Readers look for patterns. Author Lisa Cron shows you how to create the breadcrumb trail that will help take readers from setup to payoff, and keep them reading to the end.
- Because we're hardwired to see causality as the cement of the universe, the brain detests randomness. As a result, it's constantly converting raw data into meaningful patterns. The better to figure out what's safe, what isn't, and what the heck to do about it. So it's no surprise that as readers we're always on the lookout for patterns. To the reader, everything is either a setup, a payoff, or the road in between.
Once readers spot a setup, they immediately start hunting for the breadcrumb trail that will lead to the payoff. In other words, a setup is anything that implies further action. Like when a guy throws a banana peel over his shoulder and we immediately start wondering, oh who's going to trip? A big part of the pleasure of reading is recognizing, interpreting, and then connecting the dots as the pattern emerges. After all, it's curiosity that keeps us turning those pages.
That means you want to make sure every setup actually has a payoff, and that there aren't any inadvertent setups leading no where. This is crucial since, as we know, readers assume that everything in a story is there on a need to know basis, which means they take it for granted that everything you tell them is part of a pattern. They believe that each fact, each event, each action, will have story significance, that's why it's incredibly easy for them to mistake a random unnecessary fact for a setup.
To make matters worse, because it's relevance to what's happening now isn't clear, readers assume it'll have even more significance later, so it becomes part of the filter that they run the meaning of everything through from that moment on. Naturally, this undermines the assumptions that you do want them to make. If, for example, no one immediately slips on that banana peel, your reader will spend the entire story expecting someone, sometime, to take the fall.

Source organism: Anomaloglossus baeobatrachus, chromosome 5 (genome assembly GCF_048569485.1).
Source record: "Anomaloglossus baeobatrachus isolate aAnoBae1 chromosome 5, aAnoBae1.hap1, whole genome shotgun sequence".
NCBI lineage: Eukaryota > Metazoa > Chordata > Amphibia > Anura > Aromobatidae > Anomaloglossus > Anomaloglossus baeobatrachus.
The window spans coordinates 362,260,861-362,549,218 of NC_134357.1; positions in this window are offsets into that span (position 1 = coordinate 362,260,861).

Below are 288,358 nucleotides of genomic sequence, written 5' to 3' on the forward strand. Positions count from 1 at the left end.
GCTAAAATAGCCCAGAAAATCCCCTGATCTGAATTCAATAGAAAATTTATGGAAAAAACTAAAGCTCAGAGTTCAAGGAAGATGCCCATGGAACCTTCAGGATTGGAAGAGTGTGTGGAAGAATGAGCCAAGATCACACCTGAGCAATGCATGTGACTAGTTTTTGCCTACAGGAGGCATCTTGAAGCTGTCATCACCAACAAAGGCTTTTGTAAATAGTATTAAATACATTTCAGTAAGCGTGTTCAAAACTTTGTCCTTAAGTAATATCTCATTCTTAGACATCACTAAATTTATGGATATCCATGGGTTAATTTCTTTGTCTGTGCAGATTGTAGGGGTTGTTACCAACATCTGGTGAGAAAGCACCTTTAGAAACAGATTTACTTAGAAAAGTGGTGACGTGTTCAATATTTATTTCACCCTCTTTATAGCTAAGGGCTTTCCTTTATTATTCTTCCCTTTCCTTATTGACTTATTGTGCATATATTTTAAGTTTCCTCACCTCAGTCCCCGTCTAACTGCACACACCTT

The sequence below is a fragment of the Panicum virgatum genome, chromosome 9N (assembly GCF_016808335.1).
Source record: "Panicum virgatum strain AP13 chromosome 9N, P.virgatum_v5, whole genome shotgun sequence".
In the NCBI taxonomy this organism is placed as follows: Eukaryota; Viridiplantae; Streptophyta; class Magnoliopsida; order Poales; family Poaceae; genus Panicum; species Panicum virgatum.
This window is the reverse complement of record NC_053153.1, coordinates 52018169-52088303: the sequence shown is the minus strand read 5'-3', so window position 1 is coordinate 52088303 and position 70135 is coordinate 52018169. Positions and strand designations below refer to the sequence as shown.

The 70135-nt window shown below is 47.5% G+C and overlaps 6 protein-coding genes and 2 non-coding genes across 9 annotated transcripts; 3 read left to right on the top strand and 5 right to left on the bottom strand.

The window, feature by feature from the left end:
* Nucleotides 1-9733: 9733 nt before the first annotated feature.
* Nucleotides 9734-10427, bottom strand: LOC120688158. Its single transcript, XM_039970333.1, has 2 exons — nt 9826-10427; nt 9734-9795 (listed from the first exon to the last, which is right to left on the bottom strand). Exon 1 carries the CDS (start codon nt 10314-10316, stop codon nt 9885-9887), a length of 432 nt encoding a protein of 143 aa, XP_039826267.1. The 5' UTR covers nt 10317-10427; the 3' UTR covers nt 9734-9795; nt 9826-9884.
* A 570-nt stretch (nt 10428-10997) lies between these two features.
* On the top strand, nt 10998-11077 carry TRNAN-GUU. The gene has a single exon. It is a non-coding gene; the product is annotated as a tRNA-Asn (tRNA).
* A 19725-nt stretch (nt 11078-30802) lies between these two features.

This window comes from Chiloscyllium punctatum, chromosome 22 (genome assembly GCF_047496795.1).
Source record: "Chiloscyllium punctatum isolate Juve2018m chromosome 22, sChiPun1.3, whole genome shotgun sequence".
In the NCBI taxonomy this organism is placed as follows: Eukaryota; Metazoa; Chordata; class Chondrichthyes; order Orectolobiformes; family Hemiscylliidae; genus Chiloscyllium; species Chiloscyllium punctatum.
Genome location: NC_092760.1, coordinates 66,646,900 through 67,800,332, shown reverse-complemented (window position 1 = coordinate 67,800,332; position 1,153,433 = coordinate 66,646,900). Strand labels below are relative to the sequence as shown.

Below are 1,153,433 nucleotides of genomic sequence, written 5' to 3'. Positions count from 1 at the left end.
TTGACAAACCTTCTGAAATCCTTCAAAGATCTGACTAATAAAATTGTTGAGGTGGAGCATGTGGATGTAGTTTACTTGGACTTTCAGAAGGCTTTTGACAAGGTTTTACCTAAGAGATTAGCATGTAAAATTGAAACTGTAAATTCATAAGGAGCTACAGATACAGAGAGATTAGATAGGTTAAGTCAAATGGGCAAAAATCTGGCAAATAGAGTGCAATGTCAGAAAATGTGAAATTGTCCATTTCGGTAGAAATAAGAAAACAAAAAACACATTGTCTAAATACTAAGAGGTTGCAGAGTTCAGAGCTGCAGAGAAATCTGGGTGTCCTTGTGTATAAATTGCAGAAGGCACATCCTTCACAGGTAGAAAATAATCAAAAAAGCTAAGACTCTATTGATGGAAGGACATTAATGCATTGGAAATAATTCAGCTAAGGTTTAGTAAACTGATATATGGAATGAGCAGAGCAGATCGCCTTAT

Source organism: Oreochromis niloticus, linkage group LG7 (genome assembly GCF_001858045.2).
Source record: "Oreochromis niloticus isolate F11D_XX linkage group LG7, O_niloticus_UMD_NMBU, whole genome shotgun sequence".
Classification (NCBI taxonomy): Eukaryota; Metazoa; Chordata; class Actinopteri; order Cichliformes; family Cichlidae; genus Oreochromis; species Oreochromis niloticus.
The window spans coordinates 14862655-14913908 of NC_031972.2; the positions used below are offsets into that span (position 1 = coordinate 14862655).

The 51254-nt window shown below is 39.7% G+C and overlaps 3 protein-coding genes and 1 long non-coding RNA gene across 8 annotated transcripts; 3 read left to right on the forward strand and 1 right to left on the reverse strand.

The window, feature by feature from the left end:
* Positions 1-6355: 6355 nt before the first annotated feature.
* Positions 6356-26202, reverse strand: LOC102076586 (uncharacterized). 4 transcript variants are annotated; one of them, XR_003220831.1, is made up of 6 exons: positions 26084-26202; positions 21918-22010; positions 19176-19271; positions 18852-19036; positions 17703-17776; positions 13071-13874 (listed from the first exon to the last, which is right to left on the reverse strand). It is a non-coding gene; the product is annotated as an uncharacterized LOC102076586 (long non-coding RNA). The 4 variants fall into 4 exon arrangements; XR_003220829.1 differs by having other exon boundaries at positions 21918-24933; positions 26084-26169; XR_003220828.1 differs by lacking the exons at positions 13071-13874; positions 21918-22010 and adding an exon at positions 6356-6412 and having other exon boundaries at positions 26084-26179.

In order to make sure you don't lead your readers astray, follow these two major rules of the road to get from setup to payoff. Rule one, the setup must come long before the payoff. Telling us about a problem at the very moment it's being solved, robs the story of suspense and of those specifics we were talking about earlier. We don't just want to know that the problem was solved, we want to know how the protagonist solved it and what she went through to do it.
This means that the clues escalate as we go from setup to payoff, because solving a problem is almost always harder than it seems at first. Rule two, the reader must be able to actually see the problem unfold. Writers often believe that once the reader knows that the protagonist is dealing with a problem, they'll automatically imagine how that problem is affecting the protagonist, not so. It's the writer's job to make sure that each clue along the way is there in plain view so the reader can see it.
Writers tend to hold back because since they know what each hint and each clue actually means, they're certain it will be completely obvious to the reader too, it's not. What the writer fears is a dead giveaway is actually a tantalizing clue to the reader who's counting on these clues to be able to anticipate what might happen next, and do what readers love best, try to figure out what's really going on. Remember, by creating engaging setups, you'll trigger the reader's curiosity.
And by giving them intriguing clues that then lead toward the payoff, you'll keep them reading. So when you find something random, irrelevant, or neutral in your story, boot it out, lest it become the banana peel that causes your reader's curiosity to slip and fall.
- What is a story?
- Hooking your reader
- Feeling what the protagonist feels
- Being specific
- Creating suspense and conflict
- Writing flashbacks and subplots